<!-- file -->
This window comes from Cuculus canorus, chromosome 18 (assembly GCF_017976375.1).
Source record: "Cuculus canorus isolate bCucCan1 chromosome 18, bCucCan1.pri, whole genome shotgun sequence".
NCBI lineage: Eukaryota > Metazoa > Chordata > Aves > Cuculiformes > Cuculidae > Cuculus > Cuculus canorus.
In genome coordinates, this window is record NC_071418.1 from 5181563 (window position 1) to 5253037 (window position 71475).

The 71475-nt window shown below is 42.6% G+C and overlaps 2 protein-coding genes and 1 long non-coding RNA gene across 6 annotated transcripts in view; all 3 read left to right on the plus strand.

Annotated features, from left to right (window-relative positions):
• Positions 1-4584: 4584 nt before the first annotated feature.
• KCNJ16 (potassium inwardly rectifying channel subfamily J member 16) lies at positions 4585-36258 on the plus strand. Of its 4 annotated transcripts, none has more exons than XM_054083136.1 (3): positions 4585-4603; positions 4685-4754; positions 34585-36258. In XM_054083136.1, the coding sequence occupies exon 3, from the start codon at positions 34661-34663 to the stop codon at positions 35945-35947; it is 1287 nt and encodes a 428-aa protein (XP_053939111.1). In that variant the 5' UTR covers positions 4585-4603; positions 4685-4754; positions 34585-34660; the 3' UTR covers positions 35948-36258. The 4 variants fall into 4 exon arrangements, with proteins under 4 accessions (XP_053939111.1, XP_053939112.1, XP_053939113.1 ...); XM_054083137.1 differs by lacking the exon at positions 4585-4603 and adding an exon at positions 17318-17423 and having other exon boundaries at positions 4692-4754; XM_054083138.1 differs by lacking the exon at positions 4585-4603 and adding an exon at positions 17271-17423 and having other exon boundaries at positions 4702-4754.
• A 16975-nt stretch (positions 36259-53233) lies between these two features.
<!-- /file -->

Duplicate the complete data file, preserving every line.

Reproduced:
This window comes from Cuculus canorus, chromosome 18 (assembly GCF_017976375.1).
Source record: "Cuculus canorus isolate bCucCan1 chromosome 18, bCucCan1.pri, whole genome shotgun sequence".
NCBI lineage: Eukaryota > Metazoa > Chordata > Aves > Cuculiformes > Cuculidae > Cuculus > Cuculus canorus.
In genome coordinates, this window is record NC_071418.1 from 5181563 (window position 1) to 5253037 (window position 71475).

The 71475-nt window shown below is 42.6% G+C and overlaps 2 protein-coding genes and 1 long non-coding RNA gene across 6 annotated transcripts in view; all 3 read left to right on the plus strand.

Annotated features, from left to right (window-relative positions):
• Positions 1-4584: 4584 nt before the first annotated feature.
• KCNJ16 (potassium inwardly rectifying channel subfamily J member 16) lies at positions 4585-36258 on the plus strand. Of its 4 annotated transcripts, none has more exons than XM_054083136.1 (3): positions 4585-4603; positions 4685-4754; positions 34585-36258. In XM_054083136.1, the coding sequence occupies exon 3, from the start codon at positions 34661-34663 to the stop codon at positions 35945-35947; it is 1287 nt and encodes a 428-aa protein (XP_053939111.1). In that variant the 5' UTR covers positions 4585-4603; positions 4685-4754; positions 34585-34660; the 3' UTR covers positions 35948-36258. The 4 variants fall into 4 exon arrangements, with proteins under 4 accessions (XP_053939111.1, XP_053939112.1, XP_053939113.1 ...); XM_054083137.1 differs by lacking the exon at positions 4585-4603 and adding an exon at positions 17318-17423 and having other exon boundaries at positions 4692-4754; XM_054083138.1 differs by lacking the exon at positions 4585-4603 and adding an exon at positions 17271-17423 and having other exon boundaries at positions 4702-4754.
• A 16975-nt stretch (positions 36259-53233) lies between these two features.